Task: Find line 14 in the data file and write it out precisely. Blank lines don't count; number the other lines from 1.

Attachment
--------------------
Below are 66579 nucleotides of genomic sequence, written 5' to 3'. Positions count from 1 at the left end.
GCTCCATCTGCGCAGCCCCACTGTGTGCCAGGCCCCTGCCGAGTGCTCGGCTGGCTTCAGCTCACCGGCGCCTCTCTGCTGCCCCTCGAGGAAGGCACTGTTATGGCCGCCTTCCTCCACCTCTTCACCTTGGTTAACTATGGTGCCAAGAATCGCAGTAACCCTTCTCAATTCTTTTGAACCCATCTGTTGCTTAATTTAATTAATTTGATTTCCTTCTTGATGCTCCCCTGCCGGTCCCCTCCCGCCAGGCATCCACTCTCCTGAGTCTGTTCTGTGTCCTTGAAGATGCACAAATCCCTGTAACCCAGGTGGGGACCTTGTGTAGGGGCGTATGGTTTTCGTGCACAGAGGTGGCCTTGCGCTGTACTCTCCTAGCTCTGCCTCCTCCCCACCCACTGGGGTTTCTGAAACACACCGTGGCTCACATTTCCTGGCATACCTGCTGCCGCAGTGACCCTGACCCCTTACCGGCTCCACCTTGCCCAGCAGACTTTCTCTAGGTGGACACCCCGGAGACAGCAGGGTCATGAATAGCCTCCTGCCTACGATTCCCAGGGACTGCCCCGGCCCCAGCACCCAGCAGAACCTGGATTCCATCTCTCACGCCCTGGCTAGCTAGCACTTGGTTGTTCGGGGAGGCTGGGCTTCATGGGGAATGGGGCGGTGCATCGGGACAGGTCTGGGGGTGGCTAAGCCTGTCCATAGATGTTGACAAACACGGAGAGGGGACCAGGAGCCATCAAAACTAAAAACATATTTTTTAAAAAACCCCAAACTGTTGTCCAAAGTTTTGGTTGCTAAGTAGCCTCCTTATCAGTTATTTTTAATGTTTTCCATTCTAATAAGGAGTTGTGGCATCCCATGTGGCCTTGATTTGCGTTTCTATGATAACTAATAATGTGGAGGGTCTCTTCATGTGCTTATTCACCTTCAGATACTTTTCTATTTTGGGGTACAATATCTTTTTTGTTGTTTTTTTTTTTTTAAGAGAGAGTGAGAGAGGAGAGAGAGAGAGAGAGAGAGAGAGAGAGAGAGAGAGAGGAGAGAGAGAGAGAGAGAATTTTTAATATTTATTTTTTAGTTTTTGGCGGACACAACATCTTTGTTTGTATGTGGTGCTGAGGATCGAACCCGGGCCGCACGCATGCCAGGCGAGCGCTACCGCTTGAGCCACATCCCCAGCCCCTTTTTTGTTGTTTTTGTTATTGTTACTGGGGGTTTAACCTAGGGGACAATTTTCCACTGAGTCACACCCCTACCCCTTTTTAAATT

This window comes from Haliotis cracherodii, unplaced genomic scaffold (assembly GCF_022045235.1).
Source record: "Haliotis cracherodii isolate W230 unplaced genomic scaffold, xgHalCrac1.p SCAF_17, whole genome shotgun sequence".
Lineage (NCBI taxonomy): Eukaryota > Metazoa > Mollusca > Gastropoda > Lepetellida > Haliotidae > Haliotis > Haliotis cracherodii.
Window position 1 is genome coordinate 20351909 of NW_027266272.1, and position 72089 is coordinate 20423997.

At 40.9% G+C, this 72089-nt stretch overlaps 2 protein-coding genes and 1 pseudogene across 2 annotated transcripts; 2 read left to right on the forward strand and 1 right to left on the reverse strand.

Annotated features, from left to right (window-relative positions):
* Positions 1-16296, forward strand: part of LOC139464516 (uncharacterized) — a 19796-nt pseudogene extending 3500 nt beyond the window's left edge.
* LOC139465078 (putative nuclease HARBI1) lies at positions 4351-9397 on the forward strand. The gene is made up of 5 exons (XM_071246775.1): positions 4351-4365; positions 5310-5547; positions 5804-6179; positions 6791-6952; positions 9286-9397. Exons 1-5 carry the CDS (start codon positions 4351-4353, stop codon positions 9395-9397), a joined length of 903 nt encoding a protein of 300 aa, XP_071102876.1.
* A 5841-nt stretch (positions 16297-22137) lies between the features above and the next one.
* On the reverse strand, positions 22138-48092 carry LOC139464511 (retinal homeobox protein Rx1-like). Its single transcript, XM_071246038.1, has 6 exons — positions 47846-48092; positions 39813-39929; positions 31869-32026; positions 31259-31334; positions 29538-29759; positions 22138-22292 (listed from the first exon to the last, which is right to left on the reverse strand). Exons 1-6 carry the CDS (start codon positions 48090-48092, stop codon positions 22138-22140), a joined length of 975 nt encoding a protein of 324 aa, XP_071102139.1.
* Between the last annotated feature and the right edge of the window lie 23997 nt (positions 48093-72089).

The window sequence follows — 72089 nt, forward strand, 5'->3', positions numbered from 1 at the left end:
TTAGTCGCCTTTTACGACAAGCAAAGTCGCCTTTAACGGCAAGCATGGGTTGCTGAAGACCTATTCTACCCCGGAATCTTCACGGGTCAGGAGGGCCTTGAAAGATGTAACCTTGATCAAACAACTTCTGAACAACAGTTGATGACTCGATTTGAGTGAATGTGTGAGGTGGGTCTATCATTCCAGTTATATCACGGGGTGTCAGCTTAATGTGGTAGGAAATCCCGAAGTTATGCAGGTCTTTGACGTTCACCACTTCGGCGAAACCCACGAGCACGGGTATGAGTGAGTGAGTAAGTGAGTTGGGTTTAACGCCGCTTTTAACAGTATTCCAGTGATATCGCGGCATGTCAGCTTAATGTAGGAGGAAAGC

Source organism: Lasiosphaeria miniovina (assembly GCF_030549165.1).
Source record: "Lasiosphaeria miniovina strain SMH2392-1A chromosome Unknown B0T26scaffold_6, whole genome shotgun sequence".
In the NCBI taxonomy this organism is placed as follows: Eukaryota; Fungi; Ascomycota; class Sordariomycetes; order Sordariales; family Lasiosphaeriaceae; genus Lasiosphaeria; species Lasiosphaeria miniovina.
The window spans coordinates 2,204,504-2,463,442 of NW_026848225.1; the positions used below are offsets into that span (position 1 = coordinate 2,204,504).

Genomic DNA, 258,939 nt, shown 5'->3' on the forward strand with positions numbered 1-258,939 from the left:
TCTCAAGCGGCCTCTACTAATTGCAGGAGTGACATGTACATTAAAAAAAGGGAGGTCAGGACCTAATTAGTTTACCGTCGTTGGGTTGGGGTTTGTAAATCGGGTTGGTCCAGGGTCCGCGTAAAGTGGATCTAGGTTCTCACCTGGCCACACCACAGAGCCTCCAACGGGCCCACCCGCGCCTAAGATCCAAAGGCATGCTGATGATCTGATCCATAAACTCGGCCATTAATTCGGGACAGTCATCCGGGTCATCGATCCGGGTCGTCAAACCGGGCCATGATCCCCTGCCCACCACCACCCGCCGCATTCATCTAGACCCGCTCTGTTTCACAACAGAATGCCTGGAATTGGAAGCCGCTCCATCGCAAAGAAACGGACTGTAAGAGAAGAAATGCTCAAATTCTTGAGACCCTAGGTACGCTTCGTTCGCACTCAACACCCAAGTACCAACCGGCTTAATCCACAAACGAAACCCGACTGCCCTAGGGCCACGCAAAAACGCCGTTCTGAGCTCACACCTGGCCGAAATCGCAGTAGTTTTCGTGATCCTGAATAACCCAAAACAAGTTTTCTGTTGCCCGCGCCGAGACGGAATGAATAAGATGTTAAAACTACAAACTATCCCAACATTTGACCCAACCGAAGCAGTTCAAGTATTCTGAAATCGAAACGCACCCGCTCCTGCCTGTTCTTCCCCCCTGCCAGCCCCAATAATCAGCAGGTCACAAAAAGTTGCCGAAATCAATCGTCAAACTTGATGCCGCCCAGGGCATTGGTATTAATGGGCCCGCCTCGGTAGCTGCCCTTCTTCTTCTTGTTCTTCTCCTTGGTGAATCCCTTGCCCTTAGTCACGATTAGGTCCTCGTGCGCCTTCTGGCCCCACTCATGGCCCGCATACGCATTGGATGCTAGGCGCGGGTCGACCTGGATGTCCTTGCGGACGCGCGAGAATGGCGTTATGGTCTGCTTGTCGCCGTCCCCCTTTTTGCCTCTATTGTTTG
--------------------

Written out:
The window sequence follows — 72089 nt, forward strand, 5'->3', positions numbered from 1 at the left end: